- If your legal parents live together, answer the parent questions about them, regardless of their gender and whether they are married to one another or not.
- If your legal parent was never married and does not live with your other legal parent, answer the questions about that parent.
- If your legal parents are divorced or separated, answer the questions about the parent you lived with more during the past 12 months. If you did not live with one parent more than the other, give answers about the parent who provided more financial support during the past 12 months or during the most recent year that you actually received support from a parent. If this parent is remarried as of today, answer the questions about that parent and your stepparent.
- If your legal parent is widowed and has not remarried, answer the questions about that parent.
If your widowed legal parent is remarried, answer the questions about that parent and your stepparent.
Grandparents or other relatives, foster parents, widowed stepparents, and legal guardians are not considered parents for EFC purposes unless they have legally adopted you.
A few of the questions have separate worksheets to assist you with a calculation. If you don't need the worksheet, you can enter the figure directly on the EFC Calculator form. If you select the worksheet link, the worksheet will open in a separate window. When you click the "Calculate" button on the worksheet, the worksheet will close and the correct figure will be calculated and transferred to the EFC Calculator form.
Additional information and instructions are available for many of the questions. Click the Help icon icon next to a question to access the relevant help information, which will appear in a separate window. To close the help window, click the "Close" button.
CollegeData respects your privacy. Because most people are very concerned about the privacy of their personal information, particularly their financial information, CollegeData does not save your answers to the individual questions in the EFC Calculator. The only figure saved permanently is your final EFC result. You may choose to temporarily save your answers during a visit. This option is helpful if you do multiple EFC calculations because you won't need to re-enter your answers except to make changes. This information will not be saved once your visit ends.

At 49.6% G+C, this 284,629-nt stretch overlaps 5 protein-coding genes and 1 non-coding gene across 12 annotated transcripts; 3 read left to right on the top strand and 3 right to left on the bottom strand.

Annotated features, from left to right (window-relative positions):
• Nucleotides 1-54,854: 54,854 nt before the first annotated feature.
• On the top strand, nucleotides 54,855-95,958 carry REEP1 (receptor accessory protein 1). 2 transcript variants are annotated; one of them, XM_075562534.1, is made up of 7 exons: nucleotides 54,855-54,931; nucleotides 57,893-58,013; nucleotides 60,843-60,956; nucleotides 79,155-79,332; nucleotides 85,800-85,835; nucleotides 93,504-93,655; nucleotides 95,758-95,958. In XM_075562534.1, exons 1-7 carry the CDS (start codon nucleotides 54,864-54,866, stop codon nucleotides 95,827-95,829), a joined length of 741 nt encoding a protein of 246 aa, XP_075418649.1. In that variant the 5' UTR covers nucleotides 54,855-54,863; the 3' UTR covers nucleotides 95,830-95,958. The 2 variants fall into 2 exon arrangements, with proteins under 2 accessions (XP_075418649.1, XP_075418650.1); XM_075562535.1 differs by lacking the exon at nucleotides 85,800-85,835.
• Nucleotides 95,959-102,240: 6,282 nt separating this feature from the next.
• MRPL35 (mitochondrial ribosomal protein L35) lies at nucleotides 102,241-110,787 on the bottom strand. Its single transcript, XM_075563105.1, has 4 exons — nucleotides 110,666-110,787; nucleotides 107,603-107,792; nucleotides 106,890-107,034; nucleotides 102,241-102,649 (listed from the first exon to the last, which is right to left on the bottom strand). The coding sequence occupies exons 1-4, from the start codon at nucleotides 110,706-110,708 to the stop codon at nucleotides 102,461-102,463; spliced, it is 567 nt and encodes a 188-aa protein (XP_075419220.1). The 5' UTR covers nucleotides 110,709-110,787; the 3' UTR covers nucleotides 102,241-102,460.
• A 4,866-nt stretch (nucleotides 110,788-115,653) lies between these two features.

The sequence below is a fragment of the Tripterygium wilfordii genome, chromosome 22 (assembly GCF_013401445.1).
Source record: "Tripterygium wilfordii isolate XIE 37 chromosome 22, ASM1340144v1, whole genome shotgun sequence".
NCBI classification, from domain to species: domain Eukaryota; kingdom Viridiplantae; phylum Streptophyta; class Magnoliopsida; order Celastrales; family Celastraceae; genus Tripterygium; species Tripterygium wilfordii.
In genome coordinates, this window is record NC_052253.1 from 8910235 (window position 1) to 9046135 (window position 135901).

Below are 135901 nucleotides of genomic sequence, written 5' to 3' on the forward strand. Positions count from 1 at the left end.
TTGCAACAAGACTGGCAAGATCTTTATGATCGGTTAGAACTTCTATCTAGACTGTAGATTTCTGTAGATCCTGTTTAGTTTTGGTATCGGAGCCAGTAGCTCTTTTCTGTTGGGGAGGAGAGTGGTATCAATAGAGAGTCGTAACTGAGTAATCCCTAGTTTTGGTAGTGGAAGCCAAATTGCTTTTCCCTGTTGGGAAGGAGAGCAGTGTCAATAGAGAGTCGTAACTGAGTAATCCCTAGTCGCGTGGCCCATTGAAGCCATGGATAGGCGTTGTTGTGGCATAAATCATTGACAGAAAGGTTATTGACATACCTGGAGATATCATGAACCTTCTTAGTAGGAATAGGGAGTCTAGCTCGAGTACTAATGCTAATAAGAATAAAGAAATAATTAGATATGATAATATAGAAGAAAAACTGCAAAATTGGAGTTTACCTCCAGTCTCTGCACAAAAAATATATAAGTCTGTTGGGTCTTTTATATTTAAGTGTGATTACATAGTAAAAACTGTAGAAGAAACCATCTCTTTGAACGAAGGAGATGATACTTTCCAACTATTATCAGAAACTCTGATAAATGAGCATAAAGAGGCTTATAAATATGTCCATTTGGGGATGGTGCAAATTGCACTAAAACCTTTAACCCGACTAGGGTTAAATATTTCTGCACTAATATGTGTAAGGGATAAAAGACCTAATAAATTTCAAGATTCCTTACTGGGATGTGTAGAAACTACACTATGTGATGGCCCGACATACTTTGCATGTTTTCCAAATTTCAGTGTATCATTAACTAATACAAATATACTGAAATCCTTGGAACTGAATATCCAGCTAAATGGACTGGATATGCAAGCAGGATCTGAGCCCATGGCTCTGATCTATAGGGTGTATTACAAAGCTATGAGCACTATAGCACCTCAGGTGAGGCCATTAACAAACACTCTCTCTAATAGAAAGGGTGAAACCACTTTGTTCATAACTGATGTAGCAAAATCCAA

If you choose to temporarily save your answers to the individual questions in the EFC Calculator during a visit, you will have the option to navigate forward and backward within the tool pages. Select "Next" to go to the next page and "Previous" to return to the previous page. Information entered on the current page will be saved when you select "Next" or "Previous."
The CollegeData EFC Calculator calculates your EFC using the federal methodology, or FM. The FM is used to determine your eligibility for federal financial aid. Many colleges use the EFC calculated using the FM to determine your eligibility for state financial aid, as well as for other types of financial aid the college itself awards. However, some colleges, particularly private colleges, use something called the institutional methodology (IM) to determine your eligibility for private and institutional aid, which is aid that comes from sources other than the state and federal governments. The FAFSA is used to figure your EFC using the FM. To figure your EFC using the IM, many colleges require an additional form, called the CSS/PROFILE. The IM takes into account factors that the FM does not, such as the current value of your family home and, if your parents are divorced or separated, the amount both parents might be able to contribute toward your education. Because of these factors, using the IM usually raises a family's EFC. However, some colleges feel that using both the FM and IM provides a more accurate view of a family's financial circumstances.
Your EFC result is saved for easy reference, available whenever you visit CollegeData. You will find it on the first page of the EFC Calculator, on the Pay Your Way home page, and in your Data Locker Dashboard. To view your dashboard, click on the My Data Locker tab at the bottom of your browser window on any CollegeData page. Once you have your EFC result, you can use the CollegeData Net Price Calculator to understand what it might cost you to attend specific colleges.
You can recalculate your EFC any time. If you recalculate during a subsequent visit, you will need to complete the forms again because CollegeData saves only your final EFC result. CollegeData does not save your answers to the individual questions; however, you can choose to temporarily save this information during a single visit.
The EFC Calculator is based on the EFC formula published annually by the U.S. Department of Education. Although every effort has been made to ensure that the calculation is accurate, CollegeData cannot guarantee that the result you receive using the EFC Calculator will be the same as the EFC the federal government calculates using data from your FAFSA.